The career tracks within criminology, law and society are broad, and finding your place in the field takes research and commitment to your professional development. Whether you've always wanted to be a police officer, a forensics investigator, special agent, or criminal profiler, there are resources at Mason to assist you in gaining the knowledge and experience necessary to compete for those positions upon graduation.
Be Competitive. Gain Experience.
Experience in a particular career field can be gained through various channels, including internships, externships, and volunteer work. Mason's proximity to Washington, D.C. and the surrounding areas allow CLS students to pursue a range of opportunities in organizations relevant to the criminal justice field. Taking advantage of those opportunities while you are pursuing your degree is essential to staying competitive in this rapidly growing field.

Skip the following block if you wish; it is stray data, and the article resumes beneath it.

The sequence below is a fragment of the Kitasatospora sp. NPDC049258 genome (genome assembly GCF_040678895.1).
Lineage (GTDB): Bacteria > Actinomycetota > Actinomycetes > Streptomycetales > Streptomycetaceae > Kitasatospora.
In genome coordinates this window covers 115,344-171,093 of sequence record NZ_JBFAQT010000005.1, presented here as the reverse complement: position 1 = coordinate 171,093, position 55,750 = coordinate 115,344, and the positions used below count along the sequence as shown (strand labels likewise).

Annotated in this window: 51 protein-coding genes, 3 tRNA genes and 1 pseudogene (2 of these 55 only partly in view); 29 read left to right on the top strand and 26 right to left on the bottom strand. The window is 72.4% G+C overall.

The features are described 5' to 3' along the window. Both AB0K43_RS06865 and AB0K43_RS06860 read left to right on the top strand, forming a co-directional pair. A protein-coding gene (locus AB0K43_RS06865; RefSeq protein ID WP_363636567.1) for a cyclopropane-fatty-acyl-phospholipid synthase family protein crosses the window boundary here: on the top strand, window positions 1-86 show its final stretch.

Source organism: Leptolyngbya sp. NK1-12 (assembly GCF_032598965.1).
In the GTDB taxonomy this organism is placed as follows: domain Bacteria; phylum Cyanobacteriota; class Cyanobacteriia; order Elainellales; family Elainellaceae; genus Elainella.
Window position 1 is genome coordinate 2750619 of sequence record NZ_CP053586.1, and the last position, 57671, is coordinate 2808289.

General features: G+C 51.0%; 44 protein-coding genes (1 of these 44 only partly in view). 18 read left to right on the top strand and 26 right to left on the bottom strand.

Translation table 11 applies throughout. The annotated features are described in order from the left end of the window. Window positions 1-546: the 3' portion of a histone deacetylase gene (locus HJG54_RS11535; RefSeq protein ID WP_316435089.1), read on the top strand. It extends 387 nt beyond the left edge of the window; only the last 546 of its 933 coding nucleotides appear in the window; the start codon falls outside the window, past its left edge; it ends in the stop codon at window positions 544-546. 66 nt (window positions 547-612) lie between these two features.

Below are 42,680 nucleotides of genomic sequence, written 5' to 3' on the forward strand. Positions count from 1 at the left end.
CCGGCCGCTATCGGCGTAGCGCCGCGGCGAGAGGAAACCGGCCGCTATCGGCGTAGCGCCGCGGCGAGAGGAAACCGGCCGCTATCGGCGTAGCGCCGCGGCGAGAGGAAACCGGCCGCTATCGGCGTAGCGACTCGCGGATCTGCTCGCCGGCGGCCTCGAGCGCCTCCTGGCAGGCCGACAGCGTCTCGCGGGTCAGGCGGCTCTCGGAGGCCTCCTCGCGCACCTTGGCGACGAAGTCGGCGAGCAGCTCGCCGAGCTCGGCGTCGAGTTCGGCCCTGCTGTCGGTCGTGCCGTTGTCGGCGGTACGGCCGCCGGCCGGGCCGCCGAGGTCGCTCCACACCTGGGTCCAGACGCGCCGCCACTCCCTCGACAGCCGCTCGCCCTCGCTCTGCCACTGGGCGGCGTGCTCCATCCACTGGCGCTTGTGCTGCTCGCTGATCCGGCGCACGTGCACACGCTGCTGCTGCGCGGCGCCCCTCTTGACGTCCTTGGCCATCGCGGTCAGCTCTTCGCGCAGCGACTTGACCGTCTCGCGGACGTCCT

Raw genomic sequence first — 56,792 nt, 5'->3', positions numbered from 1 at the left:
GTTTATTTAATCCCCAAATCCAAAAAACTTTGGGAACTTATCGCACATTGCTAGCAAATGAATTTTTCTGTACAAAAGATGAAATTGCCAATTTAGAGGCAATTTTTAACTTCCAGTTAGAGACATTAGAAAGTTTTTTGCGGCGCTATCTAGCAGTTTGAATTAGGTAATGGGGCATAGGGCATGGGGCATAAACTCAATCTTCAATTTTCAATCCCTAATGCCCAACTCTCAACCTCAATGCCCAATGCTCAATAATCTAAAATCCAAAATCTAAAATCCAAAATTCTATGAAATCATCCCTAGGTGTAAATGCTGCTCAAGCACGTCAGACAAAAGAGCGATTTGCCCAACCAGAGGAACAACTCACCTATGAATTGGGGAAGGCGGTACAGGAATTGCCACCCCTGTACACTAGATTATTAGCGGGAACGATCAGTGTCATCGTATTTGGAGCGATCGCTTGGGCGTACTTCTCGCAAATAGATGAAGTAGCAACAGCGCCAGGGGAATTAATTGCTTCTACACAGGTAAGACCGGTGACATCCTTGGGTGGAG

Use Your Resources
No matter where you are in the process - whether exploring your options, developing a job/internship search strategy, or negotiating an offer, see the links to the right to assist you as you research and prepare for your chosen career path.
Examine the Possibilities
The data below, from the US Census, show where students with undergraduate degrees in criminology go on to work.
This pie chart shows the career outcomes for majors in Criminology, Law and Society ages 27-67. We use these ages to show where majors end up, rather than initial jobs out of college. Note, however, that these percentages are a snapshot of people at different career stages. Source and notes: American Community Survey (ACS), 2010 - 2012, holders of at least a BA, ages 27-66, in the following ACS 2010-2012 degree fields: Criminal Justice and Fire Protection and Criminology.